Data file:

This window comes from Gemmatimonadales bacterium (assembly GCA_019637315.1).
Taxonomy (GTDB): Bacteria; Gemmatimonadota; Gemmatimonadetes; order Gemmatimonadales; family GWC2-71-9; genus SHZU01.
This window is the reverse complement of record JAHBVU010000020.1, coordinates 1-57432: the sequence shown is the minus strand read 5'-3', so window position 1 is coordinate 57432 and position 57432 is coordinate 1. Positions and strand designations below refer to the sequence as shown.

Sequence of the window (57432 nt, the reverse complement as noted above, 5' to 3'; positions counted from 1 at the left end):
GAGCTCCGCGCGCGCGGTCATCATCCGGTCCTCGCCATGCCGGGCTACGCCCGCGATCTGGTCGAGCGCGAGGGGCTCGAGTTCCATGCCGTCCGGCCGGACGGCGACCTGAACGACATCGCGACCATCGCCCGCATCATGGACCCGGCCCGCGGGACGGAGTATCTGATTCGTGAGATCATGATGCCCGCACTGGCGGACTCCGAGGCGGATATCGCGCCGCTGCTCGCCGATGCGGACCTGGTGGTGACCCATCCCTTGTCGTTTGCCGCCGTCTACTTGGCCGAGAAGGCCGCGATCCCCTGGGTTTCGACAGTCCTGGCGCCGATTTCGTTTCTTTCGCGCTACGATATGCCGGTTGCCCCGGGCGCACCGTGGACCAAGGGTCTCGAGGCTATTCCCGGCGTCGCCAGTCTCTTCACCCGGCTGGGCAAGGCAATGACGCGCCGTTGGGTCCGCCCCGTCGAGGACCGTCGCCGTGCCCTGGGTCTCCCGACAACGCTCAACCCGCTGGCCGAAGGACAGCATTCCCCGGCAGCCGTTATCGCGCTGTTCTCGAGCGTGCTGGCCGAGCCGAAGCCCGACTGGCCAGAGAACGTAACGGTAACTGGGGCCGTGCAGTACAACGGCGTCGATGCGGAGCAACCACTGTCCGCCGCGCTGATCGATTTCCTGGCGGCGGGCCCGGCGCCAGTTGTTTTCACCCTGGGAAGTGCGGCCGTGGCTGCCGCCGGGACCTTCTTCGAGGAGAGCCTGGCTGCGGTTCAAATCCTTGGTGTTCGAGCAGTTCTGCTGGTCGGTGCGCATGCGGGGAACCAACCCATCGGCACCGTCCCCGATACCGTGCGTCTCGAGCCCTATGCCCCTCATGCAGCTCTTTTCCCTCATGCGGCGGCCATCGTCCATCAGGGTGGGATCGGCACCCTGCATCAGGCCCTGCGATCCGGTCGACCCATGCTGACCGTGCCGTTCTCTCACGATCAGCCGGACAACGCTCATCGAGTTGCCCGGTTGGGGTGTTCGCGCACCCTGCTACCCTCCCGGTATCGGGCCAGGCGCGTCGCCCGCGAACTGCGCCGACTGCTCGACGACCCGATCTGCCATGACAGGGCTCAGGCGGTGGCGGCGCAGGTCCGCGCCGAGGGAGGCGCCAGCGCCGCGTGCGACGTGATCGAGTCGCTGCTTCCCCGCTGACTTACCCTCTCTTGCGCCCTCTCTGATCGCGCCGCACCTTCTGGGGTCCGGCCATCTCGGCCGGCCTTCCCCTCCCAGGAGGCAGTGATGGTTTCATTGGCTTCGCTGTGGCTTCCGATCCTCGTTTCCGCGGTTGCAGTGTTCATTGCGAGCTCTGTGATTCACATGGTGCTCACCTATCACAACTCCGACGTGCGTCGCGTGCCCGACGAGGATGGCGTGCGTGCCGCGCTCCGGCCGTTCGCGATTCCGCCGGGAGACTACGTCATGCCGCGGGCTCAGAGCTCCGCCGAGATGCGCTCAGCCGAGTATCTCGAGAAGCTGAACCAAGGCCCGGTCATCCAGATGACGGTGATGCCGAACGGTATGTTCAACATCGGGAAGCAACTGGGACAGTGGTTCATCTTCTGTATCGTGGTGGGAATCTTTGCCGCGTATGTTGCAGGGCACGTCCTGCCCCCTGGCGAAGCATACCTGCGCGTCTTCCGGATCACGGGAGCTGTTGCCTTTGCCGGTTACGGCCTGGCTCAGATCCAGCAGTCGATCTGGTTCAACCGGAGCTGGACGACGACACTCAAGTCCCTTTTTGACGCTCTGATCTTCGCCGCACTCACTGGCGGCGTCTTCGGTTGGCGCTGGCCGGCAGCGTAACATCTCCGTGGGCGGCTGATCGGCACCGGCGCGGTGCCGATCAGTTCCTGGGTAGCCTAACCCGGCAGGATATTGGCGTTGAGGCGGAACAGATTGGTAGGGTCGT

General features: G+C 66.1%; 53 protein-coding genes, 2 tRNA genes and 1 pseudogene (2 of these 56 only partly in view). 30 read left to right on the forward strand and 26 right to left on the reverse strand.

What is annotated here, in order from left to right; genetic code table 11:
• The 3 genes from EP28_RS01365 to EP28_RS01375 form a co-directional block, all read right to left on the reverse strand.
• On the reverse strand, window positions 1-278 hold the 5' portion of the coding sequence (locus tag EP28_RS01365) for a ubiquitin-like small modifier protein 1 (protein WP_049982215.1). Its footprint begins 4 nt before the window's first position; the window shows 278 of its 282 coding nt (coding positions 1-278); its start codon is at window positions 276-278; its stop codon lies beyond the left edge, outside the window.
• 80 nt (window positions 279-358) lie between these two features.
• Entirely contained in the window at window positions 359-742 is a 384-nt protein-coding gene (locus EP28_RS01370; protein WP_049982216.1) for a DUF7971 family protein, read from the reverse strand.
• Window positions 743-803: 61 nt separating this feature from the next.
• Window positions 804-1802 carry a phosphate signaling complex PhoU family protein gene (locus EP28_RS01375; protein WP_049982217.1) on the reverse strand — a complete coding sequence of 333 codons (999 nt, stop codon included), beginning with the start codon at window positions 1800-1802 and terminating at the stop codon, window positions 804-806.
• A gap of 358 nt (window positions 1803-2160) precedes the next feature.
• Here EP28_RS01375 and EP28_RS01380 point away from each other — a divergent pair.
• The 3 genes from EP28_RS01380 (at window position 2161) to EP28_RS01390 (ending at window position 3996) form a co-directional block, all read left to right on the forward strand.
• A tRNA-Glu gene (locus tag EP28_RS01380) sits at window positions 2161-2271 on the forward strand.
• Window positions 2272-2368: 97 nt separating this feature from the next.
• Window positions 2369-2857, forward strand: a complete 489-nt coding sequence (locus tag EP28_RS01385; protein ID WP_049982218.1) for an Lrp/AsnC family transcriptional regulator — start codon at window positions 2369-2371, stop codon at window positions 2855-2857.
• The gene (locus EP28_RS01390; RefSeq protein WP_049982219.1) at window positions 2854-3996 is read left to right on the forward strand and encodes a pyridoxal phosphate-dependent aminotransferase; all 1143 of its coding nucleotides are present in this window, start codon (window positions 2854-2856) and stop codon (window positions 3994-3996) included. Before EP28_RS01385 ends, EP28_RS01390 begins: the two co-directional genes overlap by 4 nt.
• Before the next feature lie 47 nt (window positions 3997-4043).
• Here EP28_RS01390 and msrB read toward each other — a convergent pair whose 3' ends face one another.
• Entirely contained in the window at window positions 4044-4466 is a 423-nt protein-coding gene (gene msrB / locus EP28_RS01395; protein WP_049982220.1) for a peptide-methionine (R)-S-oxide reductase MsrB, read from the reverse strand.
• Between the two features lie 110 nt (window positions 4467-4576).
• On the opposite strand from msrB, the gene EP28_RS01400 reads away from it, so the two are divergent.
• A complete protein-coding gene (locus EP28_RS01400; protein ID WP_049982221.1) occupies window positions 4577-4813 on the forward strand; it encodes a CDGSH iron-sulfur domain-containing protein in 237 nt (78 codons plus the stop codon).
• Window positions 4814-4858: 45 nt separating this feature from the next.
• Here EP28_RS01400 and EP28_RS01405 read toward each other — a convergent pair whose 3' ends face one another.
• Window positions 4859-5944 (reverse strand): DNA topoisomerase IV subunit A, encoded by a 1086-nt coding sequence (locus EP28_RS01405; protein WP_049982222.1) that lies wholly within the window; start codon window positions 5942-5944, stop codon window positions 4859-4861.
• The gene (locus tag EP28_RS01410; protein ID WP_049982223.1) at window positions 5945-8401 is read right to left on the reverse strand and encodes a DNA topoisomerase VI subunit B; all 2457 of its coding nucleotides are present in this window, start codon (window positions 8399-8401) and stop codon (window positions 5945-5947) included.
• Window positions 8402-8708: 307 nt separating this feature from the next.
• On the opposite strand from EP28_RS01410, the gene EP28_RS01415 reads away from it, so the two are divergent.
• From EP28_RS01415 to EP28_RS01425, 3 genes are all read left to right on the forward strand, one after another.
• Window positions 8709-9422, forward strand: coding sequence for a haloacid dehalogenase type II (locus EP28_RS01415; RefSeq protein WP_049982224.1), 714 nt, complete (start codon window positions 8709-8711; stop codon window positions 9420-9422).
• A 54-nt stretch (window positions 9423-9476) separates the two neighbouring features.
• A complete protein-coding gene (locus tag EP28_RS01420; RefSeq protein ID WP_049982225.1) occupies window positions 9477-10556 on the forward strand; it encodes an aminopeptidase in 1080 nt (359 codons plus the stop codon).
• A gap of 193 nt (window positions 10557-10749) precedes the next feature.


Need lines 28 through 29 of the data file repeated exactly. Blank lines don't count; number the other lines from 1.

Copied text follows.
• Here EP28_RS01400 and EP28_RS01405 read toward each other — a convergent pair whose 3' ends face one another.
• Window positions 4859-5944 (reverse strand): DNA topoisomerase IV subunit A, encoded by a 1086-nt coding sequence (locus EP28_RS01405; protein WP_049982222.1) that lies wholly within the window; start codon window positions 5942-5944, stop codon window positions 4859-4861.